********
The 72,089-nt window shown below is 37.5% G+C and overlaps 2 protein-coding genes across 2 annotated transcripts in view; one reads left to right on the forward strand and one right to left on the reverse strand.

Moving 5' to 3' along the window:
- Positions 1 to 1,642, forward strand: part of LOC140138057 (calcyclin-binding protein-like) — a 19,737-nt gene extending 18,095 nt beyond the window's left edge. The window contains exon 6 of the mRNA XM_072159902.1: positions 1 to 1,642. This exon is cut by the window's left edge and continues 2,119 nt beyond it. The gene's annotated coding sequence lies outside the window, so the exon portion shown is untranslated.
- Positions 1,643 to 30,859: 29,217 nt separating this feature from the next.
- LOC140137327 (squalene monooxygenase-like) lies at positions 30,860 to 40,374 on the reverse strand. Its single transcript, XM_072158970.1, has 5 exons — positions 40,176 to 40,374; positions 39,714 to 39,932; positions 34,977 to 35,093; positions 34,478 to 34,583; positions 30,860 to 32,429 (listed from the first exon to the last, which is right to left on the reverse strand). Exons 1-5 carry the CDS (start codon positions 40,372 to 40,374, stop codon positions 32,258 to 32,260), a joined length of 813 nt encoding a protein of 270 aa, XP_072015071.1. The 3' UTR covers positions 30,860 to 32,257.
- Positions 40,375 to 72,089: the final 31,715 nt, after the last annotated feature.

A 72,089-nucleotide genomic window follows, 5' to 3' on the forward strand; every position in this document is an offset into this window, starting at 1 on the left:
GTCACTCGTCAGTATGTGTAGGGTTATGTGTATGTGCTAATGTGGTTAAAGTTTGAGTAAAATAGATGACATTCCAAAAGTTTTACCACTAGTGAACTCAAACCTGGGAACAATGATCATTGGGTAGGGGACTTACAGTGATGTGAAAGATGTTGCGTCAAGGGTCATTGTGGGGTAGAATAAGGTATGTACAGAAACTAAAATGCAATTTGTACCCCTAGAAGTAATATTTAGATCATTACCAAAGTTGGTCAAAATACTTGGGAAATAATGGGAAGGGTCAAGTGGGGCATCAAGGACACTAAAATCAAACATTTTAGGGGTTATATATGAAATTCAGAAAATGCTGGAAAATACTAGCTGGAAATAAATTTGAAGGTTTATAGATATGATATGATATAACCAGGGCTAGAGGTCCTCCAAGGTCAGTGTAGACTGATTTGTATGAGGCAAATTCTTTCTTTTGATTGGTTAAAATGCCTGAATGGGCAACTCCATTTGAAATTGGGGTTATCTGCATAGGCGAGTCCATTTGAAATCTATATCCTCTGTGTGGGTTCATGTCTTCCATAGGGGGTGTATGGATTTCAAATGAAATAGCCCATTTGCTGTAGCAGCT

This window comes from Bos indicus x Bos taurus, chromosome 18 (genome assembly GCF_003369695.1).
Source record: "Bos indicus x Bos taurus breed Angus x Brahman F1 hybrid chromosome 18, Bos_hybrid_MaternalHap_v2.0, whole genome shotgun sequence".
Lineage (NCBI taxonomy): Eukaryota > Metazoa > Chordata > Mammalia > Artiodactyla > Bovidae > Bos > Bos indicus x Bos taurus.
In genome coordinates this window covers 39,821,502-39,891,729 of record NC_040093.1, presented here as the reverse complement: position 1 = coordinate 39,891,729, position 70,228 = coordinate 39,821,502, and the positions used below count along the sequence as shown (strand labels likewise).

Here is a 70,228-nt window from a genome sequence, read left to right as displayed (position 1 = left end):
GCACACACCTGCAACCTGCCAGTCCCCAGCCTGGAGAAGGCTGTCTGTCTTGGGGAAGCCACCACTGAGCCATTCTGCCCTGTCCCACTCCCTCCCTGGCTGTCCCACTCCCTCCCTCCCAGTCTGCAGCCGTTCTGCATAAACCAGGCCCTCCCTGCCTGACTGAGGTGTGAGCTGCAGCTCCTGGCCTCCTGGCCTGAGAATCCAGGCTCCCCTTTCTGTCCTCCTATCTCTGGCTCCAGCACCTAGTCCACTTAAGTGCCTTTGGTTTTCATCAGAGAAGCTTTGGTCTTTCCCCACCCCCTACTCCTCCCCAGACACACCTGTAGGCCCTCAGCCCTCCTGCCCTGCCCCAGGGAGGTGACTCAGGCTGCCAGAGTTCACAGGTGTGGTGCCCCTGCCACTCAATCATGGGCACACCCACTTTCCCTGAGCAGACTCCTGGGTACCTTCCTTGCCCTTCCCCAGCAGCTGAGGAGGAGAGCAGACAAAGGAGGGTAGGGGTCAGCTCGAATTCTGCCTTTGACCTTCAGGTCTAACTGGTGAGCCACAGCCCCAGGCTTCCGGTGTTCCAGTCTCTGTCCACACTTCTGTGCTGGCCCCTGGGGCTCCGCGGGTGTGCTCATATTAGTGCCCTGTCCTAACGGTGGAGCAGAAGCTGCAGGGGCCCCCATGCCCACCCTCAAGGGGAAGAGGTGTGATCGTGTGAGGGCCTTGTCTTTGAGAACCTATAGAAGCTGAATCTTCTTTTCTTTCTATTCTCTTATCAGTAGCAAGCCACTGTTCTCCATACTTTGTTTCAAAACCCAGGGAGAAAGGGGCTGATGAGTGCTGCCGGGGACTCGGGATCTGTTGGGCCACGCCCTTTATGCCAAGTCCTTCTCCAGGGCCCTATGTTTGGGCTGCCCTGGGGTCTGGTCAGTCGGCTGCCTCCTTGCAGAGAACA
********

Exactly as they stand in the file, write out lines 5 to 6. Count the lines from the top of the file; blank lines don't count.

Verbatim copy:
- LOC140137327 (squalene monooxygenase-like) lies at positions 30,860 to 40,374 on the reverse strand. Its single transcript, XM_072158970.1, has 5 exons — positions 40,176 to 40,374; positions 39,714 to 39,932; positions 34,977 to 35,093; positions 34,478 to 34,583; positions 30,860 to 32,429 (listed from the first exon to the last, which is right to left on the reverse strand). Exons 1-5 carry the CDS (start codon positions 40,372 to 40,374, stop codon positions 32,258 to 32,260), a joined length of 813 nt encoding a protein of 270 aa, XP_072015071.1. The 3' UTR covers positions 30,860 to 32,257.
- Positions 40,375 to 72,089: the final 31,715 nt, after the last annotated feature.